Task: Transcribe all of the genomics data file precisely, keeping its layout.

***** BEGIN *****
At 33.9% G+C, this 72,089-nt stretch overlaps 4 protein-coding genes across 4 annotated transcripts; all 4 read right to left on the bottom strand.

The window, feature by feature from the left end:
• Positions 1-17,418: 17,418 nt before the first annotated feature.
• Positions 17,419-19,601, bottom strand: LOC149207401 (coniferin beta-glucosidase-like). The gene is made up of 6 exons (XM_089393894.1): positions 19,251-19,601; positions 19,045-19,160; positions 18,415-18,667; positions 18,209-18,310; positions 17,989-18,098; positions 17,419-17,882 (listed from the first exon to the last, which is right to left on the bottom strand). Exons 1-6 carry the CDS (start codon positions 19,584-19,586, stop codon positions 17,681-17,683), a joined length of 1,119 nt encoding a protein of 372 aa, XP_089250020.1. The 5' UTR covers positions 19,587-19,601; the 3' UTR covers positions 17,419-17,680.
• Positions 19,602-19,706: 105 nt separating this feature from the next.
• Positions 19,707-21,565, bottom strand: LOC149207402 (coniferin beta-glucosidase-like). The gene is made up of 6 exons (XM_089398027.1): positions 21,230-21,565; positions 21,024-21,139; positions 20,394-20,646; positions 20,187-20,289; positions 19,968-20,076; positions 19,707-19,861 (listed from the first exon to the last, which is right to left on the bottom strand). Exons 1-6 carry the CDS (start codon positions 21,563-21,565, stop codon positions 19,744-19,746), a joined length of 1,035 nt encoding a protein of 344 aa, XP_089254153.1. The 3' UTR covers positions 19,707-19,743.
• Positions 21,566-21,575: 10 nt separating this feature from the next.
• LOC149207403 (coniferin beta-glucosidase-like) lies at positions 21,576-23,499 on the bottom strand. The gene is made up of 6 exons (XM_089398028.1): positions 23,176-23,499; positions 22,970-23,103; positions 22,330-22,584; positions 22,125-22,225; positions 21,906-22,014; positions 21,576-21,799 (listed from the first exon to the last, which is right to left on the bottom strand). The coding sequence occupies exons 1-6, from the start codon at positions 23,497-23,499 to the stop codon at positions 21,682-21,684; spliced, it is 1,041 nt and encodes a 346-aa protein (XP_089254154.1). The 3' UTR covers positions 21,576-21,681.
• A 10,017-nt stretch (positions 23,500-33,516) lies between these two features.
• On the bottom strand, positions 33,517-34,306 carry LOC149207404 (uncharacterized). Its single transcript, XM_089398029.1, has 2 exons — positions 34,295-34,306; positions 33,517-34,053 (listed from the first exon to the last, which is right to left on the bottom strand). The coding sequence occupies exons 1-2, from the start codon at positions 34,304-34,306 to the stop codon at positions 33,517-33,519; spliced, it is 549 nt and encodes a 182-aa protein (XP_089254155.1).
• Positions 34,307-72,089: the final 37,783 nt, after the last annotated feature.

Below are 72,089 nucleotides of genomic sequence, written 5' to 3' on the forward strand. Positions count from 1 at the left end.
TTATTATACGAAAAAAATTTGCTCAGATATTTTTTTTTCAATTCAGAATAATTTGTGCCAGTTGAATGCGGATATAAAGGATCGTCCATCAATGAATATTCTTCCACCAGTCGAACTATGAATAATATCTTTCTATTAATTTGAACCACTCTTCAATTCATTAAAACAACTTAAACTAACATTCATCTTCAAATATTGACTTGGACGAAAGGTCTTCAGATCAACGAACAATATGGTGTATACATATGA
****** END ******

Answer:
At 33.9% G+C, this 72,089-nt stretch overlaps 4 protein-coding genes across 4 annotated transcripts; all 4 read right to left on the bottom strand.

The window, feature by feature from the left end:
• Positions 1-17,418: 17,418 nt before the first annotated feature.
• Positions 17,419-19,601, bottom strand: LOC149207401 (coniferin beta-glucosidase-like). The gene is made up of 6 exons (XM_089393894.1): positions 19,251-19,601; positions 19,045-19,160; positions 18,415-18,667; positions 18,209-18,310; positions 17,989-18,098; positions 17,419-17,882 (listed from the first exon to the last, which is right to left on the bottom strand). Exons 1-6 carry the CDS (start codon positions 19,584-19,586, stop codon positions 17,681-17,683), a joined length of 1,119 nt encoding a protein of 372 aa, XP_089250020.1. The 5' UTR covers positions 19,587-19,601; the 3' UTR covers positions 17,419-17,680.
• Positions 19,602-19,706: 105 nt separating this feature from the next.
• Positions 19,707-21,565, bottom strand: LOC149207402 (coniferin beta-glucosidase-like). The gene is made up of 6 exons (XM_089398027.1): positions 21,230-21,565; positions 21,024-21,139; positions 20,394-20,646; positions 20,187-20,289; positions 19,968-20,076; positions 19,707-19,861 (listed from the first exon to the last, which is right to left on the bottom strand). Exons 1-6 carry the CDS (start codon positions 21,563-21,565, stop codon positions 19,744-19,746), a joined length of 1,035 nt encoding a protein of 344 aa, XP_089254153.1. The 3' UTR covers positions 19,707-19,743.
• Positions 21,566-21,575: 10 nt separating this feature from the next.
• LOC149207403 (coniferin beta-glucosidase-like) lies at positions 21,576-23,499 on the bottom strand. The gene is made up of 6 exons (XM_089398028.1): positions 23,176-23,499; positions 22,970-23,103; positions 22,330-22,584; positions 22,125-22,225; positions 21,906-22,014; positions 21,576-21,799 (listed from the first exon to the last, which is right to left on the bottom strand). The coding sequence occupies exons 1-6, from the start codon at positions 23,497-23,499 to the stop codon at positions 21,682-21,684; spliced, it is 1,041 nt and encodes a 346-aa protein (XP_089254154.1). The 3' UTR covers positions 21,576-21,681.
• A 10,017-nt stretch (positions 23,500-33,516) lies between these two features.
• On the bottom strand, positions 33,517-34,306 carry LOC149207404 (uncharacterized). Its single transcript, XM_089398029.1, has 2 exons — positions 34,295-34,306; positions 33,517-34,053 (listed from the first exon to the last, which is right to left on the bottom strand). The coding sequence occupies exons 1-2, from the start codon at positions 34,304-34,306 to the stop codon at positions 33,517-33,519; spliced, it is 549 nt and encodes a 182-aa protein (XP_089254155.1).
• Positions 34,307-72,089: the final 37,783 nt, after the last annotated feature.

Below are 72,089 nucleotides of genomic sequence, written 5' to 3' on the forward strand. Positions count from 1 at the left end.
TTATTATACGAAAAAAATTTGCTCAGATATTTTTTTTTCAATTCAGAATAATTTGTGCCAGTTGAATGCGGATATAAAGGATCGTCCATCAATGAATATTCTTCCACCAGTCGAACTATGAATAATATCTTTCTATTAATTTGAACCACTCTTCAATTCATTAAAACAACTTAAACTAACATTCATCTTCAAATATTGACTTGGACGAAAGGTCTTCAGATCAACGAACAATATGGTGTATACATATGA